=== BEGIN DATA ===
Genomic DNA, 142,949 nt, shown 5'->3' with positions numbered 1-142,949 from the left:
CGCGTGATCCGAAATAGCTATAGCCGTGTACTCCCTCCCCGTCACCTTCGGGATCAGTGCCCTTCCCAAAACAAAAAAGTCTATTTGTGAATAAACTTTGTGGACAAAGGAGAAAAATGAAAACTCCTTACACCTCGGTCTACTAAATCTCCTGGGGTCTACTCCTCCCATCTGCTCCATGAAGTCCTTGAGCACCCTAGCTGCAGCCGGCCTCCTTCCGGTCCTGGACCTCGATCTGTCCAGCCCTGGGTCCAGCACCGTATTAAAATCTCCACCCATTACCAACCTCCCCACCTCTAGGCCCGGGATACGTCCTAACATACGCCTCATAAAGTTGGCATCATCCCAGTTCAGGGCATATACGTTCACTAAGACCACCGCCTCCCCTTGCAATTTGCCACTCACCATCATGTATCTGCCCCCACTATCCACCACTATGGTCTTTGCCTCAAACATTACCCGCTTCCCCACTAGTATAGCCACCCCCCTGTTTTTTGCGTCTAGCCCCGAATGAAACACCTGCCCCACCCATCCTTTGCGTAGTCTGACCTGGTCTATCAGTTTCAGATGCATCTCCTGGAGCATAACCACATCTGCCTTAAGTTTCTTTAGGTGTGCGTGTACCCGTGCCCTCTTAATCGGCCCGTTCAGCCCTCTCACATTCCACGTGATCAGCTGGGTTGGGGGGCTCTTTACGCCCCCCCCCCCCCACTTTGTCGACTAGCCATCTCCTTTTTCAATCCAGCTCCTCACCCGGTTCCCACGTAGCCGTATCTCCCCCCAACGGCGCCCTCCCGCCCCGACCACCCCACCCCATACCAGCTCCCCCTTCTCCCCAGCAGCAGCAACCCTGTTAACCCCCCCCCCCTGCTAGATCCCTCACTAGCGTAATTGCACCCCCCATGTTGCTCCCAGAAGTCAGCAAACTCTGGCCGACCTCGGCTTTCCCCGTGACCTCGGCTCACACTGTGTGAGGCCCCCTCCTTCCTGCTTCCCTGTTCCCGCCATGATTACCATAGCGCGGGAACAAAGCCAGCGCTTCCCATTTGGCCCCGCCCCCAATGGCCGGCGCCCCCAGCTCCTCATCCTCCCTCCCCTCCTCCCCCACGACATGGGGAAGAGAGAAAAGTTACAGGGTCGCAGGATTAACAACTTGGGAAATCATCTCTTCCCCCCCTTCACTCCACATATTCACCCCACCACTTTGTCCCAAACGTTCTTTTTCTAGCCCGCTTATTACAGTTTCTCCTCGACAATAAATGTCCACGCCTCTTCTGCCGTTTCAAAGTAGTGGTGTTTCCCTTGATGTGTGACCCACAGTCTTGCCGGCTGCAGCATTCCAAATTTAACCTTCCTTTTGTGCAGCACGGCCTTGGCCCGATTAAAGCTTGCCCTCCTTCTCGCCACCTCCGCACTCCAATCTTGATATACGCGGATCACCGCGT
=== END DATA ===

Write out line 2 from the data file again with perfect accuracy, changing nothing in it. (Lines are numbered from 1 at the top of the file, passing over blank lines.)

CGCGTGATCCGAAATAGCTATAGCCGTGTACTCCCTCCCCGTCACCTTCGGGATCAGTGCCCTTCCCAAAACAAAAAAGTCTATTTGTGAATAAACTTTGTGGACAAAGGAGAAAAATGAAAACTCCTTACACCTCGGTCTACTAAATCTCCTGGGGTCTACTCCTCCCATCTGCTCCATGAAGTCCTTGAGCACCCTAGCTGCAGCCGGCCTCCTTCCGGTCCTGGACCTCGATCTGTCCAGCCCTGGGTCCAGCACCGTATTAAAATCTCCACCCATTACCAACCTCCCCACCTCTAGGCCCGGGATACGTCCTAACATACGCCTCATAAAGTTGGCATCATCCCAGTTCAGGGCATATACGTTCACTAAGACCACCGCCTCCCCTTGCAATTTGCCACTCACCATCATGTATCTGCCCCCACTATCCACCACTATGGTCTTTGCCTCAAACATTACCCGCTTCCCCACTAGTATAGCCACCCCCCTGTTTTTTGCGTCTAGCCCCGAATGAAACACCTGCCCCACCCATCCTTTGCGTAGTCTGACCTGGTCTATCAGTTTCAGATGCATCTCCTGGAGCATAACCACATCTGCCTTAAGTTTCTTTAGGTGTGCGTGTACCCGTGCCCTCTTAATCGGCCCGTTCAGCCCTCTCACATTCCACGTGATCAGCTGGGTTGGGGGGCTCTTTACGCCCCCCCCCCCCCACTTTGTCGACTAGCCATCTCCTTTTTCAATCCAGCTCCTCACCCGGTTCCCACGTAGCCGTATCTCCCCCCAACGGCGCCCTCCCGCCCCGACCACCCCACCCCATACCAGCTCCCCCTTCTCCCCAGCAGCAGCAACCCTGTTAACCCCCCCCCCCTGCTAGATCCCTCACTAGCGTAATTGCACCCCCCATGTTGCTCCCAGAAGTCAGCAAACTCTGGCCGACCTCGGCTTTCCCCGTGACCTCGGCTCACACTGTGTGAGGCCCCCTCCTTCCTGCTTCCCTGTTCCCGCCATGATTACCATAGCGCGGGAACAAAGCCAGCGCTTCCCATTTGGCCCCGCCCCCAATGGCCGGCGCCCCCAGCTCCTCATCCTCCCTCCCCTCCTCCCCCACGACATGGGGAAGAGAGAAAAGTTACAGGGTCGCAGGATTAACAACTTGGGAAATCATCTCTTCCCCCCCTTCACTCCACATATTCACCCCACCACTTTGTCCCAAACGTTCTTTTTCTAGCCCGCTTATTACAGTTTCTCCTCGACAATAAATGTCCACGCCTCTTCTGCCGTTTCAAAGTAGTGGTGTTTCCCTTGATGTGTGACCCACAGTCTTGCCGGCTGCAGCATTCCAAATTTAACCTTCCTTTTGTGCAGCACGGCCTTGGCCCGATTAAAGCTTGCCCTCCTTCTCGCCACCTCCGCACTCCAATCTTGATATACGCGGATCACCGCGT